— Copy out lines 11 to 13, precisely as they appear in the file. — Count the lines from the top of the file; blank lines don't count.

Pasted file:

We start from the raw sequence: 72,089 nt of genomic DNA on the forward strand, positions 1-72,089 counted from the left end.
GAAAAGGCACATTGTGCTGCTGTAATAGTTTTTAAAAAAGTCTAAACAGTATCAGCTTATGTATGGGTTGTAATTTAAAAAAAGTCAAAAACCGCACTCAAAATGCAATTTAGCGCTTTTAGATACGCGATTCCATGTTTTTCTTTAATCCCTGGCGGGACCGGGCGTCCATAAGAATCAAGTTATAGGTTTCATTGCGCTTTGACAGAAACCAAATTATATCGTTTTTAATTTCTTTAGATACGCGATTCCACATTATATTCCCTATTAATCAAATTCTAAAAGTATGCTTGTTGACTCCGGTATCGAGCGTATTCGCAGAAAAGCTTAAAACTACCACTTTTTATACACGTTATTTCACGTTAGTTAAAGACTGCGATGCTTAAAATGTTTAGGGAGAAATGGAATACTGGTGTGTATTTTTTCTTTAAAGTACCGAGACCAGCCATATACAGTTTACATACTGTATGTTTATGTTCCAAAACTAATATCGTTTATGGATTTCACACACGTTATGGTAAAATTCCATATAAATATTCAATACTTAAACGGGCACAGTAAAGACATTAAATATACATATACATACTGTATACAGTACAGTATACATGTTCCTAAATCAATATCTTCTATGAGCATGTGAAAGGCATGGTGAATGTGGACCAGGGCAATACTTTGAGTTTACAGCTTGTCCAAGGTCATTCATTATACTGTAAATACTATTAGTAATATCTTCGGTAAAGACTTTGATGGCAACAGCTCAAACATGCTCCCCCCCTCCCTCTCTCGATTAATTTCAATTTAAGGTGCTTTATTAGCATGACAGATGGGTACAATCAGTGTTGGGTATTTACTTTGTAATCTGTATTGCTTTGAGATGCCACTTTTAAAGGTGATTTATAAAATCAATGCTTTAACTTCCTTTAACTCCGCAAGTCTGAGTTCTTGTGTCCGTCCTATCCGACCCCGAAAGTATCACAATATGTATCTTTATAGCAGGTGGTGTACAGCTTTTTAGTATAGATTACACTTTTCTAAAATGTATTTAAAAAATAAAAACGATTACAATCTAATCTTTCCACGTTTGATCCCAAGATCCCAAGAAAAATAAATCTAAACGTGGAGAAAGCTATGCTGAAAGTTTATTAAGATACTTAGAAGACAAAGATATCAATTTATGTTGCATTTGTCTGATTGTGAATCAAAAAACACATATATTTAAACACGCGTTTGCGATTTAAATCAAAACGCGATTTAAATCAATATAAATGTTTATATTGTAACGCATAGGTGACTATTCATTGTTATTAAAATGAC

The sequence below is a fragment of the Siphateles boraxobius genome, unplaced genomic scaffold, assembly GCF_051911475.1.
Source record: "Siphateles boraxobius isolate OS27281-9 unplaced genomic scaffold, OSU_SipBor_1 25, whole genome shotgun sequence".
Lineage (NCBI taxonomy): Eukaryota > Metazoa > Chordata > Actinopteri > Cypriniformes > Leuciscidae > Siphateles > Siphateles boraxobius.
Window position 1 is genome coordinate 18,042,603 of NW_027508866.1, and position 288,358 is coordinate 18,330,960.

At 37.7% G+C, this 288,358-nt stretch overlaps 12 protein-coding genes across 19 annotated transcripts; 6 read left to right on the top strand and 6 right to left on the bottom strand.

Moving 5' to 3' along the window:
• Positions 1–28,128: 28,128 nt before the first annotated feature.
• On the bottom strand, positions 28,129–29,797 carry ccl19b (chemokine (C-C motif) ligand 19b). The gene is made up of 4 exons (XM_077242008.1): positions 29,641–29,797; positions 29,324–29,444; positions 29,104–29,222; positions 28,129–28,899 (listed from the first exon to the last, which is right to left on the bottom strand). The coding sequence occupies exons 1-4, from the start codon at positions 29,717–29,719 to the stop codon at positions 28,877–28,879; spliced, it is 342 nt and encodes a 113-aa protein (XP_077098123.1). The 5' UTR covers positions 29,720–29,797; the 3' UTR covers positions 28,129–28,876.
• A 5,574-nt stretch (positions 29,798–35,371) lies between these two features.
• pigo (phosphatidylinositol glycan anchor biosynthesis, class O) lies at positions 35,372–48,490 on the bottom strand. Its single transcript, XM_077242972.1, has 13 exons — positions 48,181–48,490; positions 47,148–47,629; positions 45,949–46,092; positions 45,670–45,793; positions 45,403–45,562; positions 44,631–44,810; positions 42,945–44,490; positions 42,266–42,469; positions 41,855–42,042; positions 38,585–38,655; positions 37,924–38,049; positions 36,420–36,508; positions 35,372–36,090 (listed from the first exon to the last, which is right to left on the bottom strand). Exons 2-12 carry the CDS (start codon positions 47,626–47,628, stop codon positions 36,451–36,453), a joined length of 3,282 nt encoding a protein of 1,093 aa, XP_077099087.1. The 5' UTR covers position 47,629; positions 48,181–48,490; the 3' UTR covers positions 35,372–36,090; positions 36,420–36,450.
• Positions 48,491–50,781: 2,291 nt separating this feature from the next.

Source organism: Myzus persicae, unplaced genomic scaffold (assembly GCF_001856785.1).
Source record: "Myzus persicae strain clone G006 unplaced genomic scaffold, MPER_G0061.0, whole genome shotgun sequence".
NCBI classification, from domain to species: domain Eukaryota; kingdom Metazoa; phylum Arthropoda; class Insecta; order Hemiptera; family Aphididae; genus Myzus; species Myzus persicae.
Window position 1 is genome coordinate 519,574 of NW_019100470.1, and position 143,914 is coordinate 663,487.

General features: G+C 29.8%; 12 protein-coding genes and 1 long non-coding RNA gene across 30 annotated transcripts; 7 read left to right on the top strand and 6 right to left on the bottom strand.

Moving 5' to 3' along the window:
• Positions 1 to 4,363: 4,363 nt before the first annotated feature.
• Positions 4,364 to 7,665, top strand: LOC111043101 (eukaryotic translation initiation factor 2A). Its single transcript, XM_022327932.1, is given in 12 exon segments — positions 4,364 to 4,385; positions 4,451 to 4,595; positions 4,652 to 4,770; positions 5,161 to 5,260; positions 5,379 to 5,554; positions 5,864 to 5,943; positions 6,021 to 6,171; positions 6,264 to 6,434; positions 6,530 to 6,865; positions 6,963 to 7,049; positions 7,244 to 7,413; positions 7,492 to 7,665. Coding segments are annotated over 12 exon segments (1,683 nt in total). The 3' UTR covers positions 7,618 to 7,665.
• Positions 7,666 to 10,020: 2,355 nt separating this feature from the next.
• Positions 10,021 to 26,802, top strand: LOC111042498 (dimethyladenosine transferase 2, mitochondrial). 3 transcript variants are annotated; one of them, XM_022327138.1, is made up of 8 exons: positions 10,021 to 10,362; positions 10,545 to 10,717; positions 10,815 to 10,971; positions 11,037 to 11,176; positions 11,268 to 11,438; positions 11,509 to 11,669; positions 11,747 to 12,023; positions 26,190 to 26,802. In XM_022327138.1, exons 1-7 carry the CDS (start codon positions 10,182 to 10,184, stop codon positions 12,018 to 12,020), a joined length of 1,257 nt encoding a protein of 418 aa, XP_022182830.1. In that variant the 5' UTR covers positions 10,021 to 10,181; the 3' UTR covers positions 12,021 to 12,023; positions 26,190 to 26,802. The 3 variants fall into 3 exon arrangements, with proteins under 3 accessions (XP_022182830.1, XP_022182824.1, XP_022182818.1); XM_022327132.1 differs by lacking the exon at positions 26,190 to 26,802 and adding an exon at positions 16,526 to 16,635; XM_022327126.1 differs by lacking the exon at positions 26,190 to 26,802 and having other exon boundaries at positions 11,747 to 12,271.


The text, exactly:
• A 5,574-nt stretch (positions 29,798–35,371) lies between these two features.
• pigo (phosphatidylinositol glycan anchor biosynthesis, class O) lies at positions 35,372–48,490 on the bottom strand. Its single transcript, XM_077242972.1, has 13 exons — positions 48,181–48,490; positions 47,148–47,629; positions 45,949–46,092; positions 45,670–45,793; positions 45,403–45,562; positions 44,631–44,810; positions 42,945–44,490; positions 42,266–42,469; positions 41,855–42,042; positions 38,585–38,655; positions 37,924–38,049; positions 36,420–36,508; positions 35,372–36,090 (listed from the first exon to the last, which is right to left on the bottom strand). Exons 2-12 carry the CDS (start codon positions 47,626–47,628, stop codon positions 36,451–36,453), a joined length of 3,282 nt encoding a protein of 1,093 aa, XP_077099087.1. The 5' UTR covers position 47,629; positions 48,181–48,490; the 3' UTR covers positions 35,372–36,090; positions 36,420–36,450.
• Positions 48,491–50,781: 2,291 nt separating this feature from the next.